Shell Q4 Profit Plunges

Shell Q4 Profit Plunges
Shell Q4 Profit Plunges

Royal Dutch Shell Plc, which is buying BG Group Plc in the industry’s largest deal in a decade, expects fourth-quarter profit to drop at least 42% after the rout in crude prices deepened.

Profit adjusted for one-time items and inventory changes probably shrank to $1.6 billion to $1.9 billion, Shell said on Wednesday in a preliminary earnings statement. That compares with the $1.8 billion average estimate of nine analysts surveyed by Bloomberg and profit of $3.3 billion a year earlier.

BG also published a provisional results statement that showed its 2015 oil and gas production will probably beat forecasts. It expects full-year adjusted profit to be about 58% lower.

Crude’s collapse below $30 a barrel has driven down Shell’s market value to the lowest in almost seven years and prompted concern it may be overpaying for BG’s production and cash flow.

Shell has prepared for a prolonged market slump by cutting staff and spending. Job losses at both companies in 2015 and 2016 will exceed 10,000, including 2,800 after the combination takes effect, according to Chief Executive Officer Ben Van Beurden, repeating previous announcements.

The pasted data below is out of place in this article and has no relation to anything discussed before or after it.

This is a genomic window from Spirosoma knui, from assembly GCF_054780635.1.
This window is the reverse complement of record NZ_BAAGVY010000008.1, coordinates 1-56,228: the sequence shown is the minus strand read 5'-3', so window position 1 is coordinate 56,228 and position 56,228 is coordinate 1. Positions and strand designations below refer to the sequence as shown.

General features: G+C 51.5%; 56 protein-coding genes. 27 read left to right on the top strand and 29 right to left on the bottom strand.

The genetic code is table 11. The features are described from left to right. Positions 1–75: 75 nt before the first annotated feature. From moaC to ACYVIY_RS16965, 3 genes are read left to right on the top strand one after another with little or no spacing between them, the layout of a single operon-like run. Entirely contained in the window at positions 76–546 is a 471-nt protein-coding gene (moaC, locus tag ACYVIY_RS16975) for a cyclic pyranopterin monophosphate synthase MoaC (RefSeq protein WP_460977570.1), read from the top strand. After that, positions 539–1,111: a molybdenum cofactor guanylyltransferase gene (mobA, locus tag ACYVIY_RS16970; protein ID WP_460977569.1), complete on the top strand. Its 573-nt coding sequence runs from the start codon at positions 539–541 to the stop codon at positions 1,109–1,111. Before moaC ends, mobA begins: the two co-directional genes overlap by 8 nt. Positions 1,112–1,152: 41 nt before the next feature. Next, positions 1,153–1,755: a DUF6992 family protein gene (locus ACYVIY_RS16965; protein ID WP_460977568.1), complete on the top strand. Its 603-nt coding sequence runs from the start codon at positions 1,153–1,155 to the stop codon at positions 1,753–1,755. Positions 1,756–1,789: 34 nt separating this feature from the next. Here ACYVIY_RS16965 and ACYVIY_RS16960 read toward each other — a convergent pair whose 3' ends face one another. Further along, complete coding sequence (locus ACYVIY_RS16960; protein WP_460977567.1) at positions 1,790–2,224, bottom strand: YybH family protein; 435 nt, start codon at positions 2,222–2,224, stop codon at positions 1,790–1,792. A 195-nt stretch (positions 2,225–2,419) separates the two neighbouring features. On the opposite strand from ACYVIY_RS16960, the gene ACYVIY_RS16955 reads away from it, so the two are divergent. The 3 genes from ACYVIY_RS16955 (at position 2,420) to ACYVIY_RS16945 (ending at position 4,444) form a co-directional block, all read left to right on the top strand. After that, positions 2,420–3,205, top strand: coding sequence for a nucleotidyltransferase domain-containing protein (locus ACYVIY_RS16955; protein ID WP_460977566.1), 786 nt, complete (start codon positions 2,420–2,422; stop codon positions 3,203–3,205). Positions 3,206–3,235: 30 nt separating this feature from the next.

“Shell has reiterated its determination to see the BG deal through, despite some concerns around the viability of the transaction given a depressed oil price which is under continuing pressure,” Richard Hunter, head of equities at Hargreaves Lansdown Stockbrokers, said in an email.

BG’s “robust operational performance” in Australia and Brazil “vindicate a large part of the rationale for the deal,” he added.

The average price of Brent crude, the international benchmark, fell 42 % in the quarter from a year earlier to $44.69 a barrel, the lowest since 2009.

Shell reduced operating costs by $4 billion, or about 10%, in 2015, and plans to cut them by $3 billion this year, the company said. It plans $33 billion of capital expenditure this year following the combination with BG, lower than a previous estimate of $35 billion.

The company has the flexibility to shrink further, according to the statement. Shell’s shareholders are scheduled to vote on the acquisition on Jan. 27 and BG’s the next day. Shell requires the backing of 50% of its holders.